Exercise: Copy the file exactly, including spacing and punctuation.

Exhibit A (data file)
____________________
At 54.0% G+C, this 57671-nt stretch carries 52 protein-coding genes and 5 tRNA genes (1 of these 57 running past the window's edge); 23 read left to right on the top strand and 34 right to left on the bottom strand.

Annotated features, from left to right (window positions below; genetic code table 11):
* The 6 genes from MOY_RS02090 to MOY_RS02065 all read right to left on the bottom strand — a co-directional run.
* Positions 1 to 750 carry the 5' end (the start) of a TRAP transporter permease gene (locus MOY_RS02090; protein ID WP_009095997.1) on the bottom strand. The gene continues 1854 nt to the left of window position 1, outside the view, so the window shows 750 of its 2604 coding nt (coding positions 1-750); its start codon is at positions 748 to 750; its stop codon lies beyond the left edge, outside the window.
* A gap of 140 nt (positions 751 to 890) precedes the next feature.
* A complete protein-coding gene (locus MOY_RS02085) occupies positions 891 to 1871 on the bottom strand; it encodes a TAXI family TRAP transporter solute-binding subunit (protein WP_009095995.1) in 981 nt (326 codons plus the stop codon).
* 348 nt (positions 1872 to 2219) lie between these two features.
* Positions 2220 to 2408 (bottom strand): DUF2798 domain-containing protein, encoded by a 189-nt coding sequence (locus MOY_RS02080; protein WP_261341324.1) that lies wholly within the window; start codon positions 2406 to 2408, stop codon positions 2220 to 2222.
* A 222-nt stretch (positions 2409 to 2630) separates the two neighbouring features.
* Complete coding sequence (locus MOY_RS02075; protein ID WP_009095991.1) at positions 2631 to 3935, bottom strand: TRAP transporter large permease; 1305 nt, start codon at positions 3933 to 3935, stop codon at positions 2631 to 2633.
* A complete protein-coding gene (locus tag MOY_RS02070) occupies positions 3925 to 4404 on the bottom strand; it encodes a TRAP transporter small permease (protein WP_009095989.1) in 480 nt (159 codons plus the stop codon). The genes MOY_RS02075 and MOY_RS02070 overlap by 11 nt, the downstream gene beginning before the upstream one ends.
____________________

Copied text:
At 54.0% G+C, this 57671-nt stretch carries 52 protein-coding genes and 5 tRNA genes (1 of these 57 running past the window's edge); 23 read left to right on the top strand and 34 right to left on the bottom strand.

Annotated features, from left to right (window positions below; genetic code table 11):
* The 6 genes from MOY_RS02090 to MOY_RS02065 all read right to left on the bottom strand — a co-directional run.
* Positions 1 to 750 carry the 5' end (the start) of a TRAP transporter permease gene (locus MOY_RS02090; protein ID WP_009095997.1) on the bottom strand. The gene continues 1854 nt to the left of window position 1, outside the view, so the window shows 750 of its 2604 coding nt (coding positions 1-750); its start codon is at positions 748 to 750; its stop codon lies beyond the left edge, outside the window.
* A gap of 140 nt (positions 751 to 890) precedes the next feature.
* A complete protein-coding gene (locus MOY_RS02085) occupies positions 891 to 1871 on the bottom strand; it encodes a TAXI family TRAP transporter solute-binding subunit (protein WP_009095995.1) in 981 nt (326 codons plus the stop codon).
* 348 nt (positions 1872 to 2219) lie between these two features.
* Positions 2220 to 2408 (bottom strand): DUF2798 domain-containing protein, encoded by a 189-nt coding sequence (locus MOY_RS02080; protein WP_261341324.1) that lies wholly within the window; start codon positions 2406 to 2408, stop codon positions 2220 to 2222.
* A 222-nt stretch (positions 2409 to 2630) separates the two neighbouring features.
* Complete coding sequence (locus MOY_RS02075; protein ID WP_009095991.1) at positions 2631 to 3935, bottom strand: TRAP transporter large permease; 1305 nt, start codon at positions 3933 to 3935, stop codon at positions 2631 to 2633.
* A complete protein-coding gene (locus tag MOY_RS02070) occupies positions 3925 to 4404 on the bottom strand; it encodes a TRAP transporter small permease (protein WP_009095989.1) in 480 nt (159 codons plus the stop codon). The genes MOY_RS02075 and MOY_RS02070 overlap by 11 nt, the downstream gene beginning before the upstream one ends.